Blog

The Luxury Real Estate Market Is on the Rise

By Colin Ryan

Image courtesy Flickr user Images_Of_Money

In the lap of luxury

2012 was the year of record-high sale prices for luxury properties. From a $121 million sale for a residential property in London, to an $88 million sale for a residential property in New York, last year saw buyers pounce on some of the world’s most high-end homes.

The characteristics of luxury real estate differ from country to country. However, location, lifestyle, and provenance (history of ownership) often play significant roles in determining how high-net-worth individuals value properties.

Today, there are more billionaires in the world than before the 2007-2008 financial crisis. There are also more millionaires–55 percent more since the year 2000. With more high-end homebuyers entering the market, the supply of luxury properties can’t keep up with demand. The result? Multiple offers and bidding wars, which are driving sales prices up.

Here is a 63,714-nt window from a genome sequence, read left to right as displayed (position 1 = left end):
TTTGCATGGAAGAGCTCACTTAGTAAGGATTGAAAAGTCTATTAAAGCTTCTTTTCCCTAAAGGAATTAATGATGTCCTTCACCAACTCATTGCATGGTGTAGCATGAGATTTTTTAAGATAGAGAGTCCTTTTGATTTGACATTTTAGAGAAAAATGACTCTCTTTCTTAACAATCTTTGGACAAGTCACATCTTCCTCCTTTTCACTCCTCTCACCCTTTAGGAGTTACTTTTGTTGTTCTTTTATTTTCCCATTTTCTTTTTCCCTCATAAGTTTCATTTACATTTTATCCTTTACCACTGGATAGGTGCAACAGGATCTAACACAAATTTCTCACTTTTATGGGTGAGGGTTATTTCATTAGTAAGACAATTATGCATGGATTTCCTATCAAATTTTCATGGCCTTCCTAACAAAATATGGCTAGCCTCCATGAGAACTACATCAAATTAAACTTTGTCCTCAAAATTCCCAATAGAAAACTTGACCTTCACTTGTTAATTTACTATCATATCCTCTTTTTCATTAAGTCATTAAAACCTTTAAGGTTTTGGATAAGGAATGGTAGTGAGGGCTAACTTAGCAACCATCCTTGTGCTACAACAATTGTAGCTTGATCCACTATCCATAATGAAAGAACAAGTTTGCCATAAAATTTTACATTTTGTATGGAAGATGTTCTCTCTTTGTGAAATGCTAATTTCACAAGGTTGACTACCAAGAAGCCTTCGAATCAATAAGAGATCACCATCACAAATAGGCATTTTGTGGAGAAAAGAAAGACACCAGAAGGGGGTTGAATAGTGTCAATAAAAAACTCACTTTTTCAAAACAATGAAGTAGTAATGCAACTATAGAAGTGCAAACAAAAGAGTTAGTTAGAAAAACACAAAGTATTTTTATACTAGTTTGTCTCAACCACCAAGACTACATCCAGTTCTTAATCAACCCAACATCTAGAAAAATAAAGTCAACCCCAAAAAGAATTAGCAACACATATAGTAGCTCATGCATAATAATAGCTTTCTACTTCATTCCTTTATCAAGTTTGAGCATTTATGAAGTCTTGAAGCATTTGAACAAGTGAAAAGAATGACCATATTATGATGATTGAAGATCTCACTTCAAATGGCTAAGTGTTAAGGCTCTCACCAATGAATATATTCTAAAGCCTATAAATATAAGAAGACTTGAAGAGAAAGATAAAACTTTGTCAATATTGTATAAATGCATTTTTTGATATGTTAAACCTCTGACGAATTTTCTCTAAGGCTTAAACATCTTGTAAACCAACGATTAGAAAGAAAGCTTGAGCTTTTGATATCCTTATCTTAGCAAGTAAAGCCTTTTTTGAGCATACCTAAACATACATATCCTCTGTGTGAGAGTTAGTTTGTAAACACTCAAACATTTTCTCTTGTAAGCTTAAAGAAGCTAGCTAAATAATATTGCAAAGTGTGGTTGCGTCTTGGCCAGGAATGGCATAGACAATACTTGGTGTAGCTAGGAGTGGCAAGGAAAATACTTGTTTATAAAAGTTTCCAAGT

How the luxury market works

Unlike the general housing market, the luxury market tends to remain insulated from global political shifts and money flows, as such concerns are less likely to impact the purchase decisions of millionaires and billionaires around the globe. So, while some economists predict that U.S. home prices will only rise by one or two percent per year over the next half decade, the same may not be true for luxury home prices.

According to a recent study, the luxury real estate market will likely follow the luxury goods market, not the general housing market. And with luxury goods expected to grow about 7 percent year over year through 2014, experts anticipate that luxury real estate will continue to show strong momentum.

Early numbers confirm what the experts predicted. According to the National Association of Realtors, there’s been a 38.7 percent increase in sales of properties worth between $750,000 and $1 million over the past year, and sales of properties worth $1 million-plus have risen by 25.7 percent during the same time period.

Comments

Get our Newsletter
Follow Placester